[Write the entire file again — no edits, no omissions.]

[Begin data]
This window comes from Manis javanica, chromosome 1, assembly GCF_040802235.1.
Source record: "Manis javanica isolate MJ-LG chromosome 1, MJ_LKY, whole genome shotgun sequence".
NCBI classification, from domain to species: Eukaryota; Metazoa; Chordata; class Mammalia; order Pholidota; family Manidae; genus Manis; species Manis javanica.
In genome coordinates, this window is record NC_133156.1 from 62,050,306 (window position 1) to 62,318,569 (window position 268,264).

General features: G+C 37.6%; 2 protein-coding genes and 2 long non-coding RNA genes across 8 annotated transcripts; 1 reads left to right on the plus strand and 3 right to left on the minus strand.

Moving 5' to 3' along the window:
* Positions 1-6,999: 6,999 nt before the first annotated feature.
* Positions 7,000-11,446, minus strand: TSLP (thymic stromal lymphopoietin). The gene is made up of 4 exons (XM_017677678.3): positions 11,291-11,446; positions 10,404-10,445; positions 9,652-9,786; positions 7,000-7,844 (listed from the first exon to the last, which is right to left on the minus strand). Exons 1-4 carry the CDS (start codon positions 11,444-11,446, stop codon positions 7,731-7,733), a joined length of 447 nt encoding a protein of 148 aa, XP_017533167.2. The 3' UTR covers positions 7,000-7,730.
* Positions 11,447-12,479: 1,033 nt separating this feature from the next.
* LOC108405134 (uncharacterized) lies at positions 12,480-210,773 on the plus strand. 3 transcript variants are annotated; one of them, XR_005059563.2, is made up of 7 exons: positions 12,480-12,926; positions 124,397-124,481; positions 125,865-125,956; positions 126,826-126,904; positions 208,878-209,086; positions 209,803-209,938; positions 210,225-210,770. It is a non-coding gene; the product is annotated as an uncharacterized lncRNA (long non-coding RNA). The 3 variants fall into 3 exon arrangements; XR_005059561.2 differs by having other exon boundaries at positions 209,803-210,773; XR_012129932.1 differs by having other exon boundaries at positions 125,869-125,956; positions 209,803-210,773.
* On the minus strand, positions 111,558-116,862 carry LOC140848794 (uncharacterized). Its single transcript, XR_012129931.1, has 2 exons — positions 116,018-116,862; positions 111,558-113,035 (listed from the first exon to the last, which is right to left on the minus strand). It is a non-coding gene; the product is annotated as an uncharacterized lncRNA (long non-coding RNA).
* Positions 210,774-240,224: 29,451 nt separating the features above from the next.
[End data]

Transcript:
This window comes from Manis javanica, chromosome 1, assembly GCF_040802235.1.
Source record: "Manis javanica isolate MJ-LG chromosome 1, MJ_LKY, whole genome shotgun sequence".
NCBI classification, from domain to species: Eukaryota; Metazoa; Chordata; class Mammalia; order Pholidota; family Manidae; genus Manis; species Manis javanica.
In genome coordinates, this window is record NC_133156.1 from 62,050,306 (window position 1) to 62,318,569 (window position 268,264).

General features: G+C 37.6%; 2 protein-coding genes and 2 long non-coding RNA genes across 8 annotated transcripts; 1 reads left to right on the plus strand and 3 right to left on the minus strand.

Moving 5' to 3' along the window:
* Positions 1-6,999: 6,999 nt before the first annotated feature.
* Positions 7,000-11,446, minus strand: TSLP (thymic stromal lymphopoietin). The gene is made up of 4 exons (XM_017677678.3): positions 11,291-11,446; positions 10,404-10,445; positions 9,652-9,786; positions 7,000-7,844 (listed from the first exon to the last, which is right to left on the minus strand). Exons 1-4 carry the CDS (start codon positions 11,444-11,446, stop codon positions 7,731-7,733), a joined length of 447 nt encoding a protein of 148 aa, XP_017533167.2. The 3' UTR covers positions 7,000-7,730.
* Positions 11,447-12,479: 1,033 nt separating this feature from the next.
* LOC108405134 (uncharacterized) lies at positions 12,480-210,773 on the plus strand. 3 transcript variants are annotated; one of them, XR_005059563.2, is made up of 7 exons: positions 12,480-12,926; positions 124,397-124,481; positions 125,865-125,956; positions 126,826-126,904; positions 208,878-209,086; positions 209,803-209,938; positions 210,225-210,770. It is a non-coding gene; the product is annotated as an uncharacterized lncRNA (long non-coding RNA). The 3 variants fall into 3 exon arrangements; XR_005059561.2 differs by having other exon boundaries at positions 209,803-210,773; XR_012129932.1 differs by having other exon boundaries at positions 125,869-125,956; positions 209,803-210,773.
* On the minus strand, positions 111,558-116,862 carry LOC140848794 (uncharacterized). Its single transcript, XR_012129931.1, has 2 exons — positions 116,018-116,862; positions 111,558-113,035 (listed from the first exon to the last, which is right to left on the minus strand). It is a non-coding gene; the product is annotated as an uncharacterized lncRNA (long non-coding RNA).
* Positions 210,774-240,224: 29,451 nt separating the features above from the next.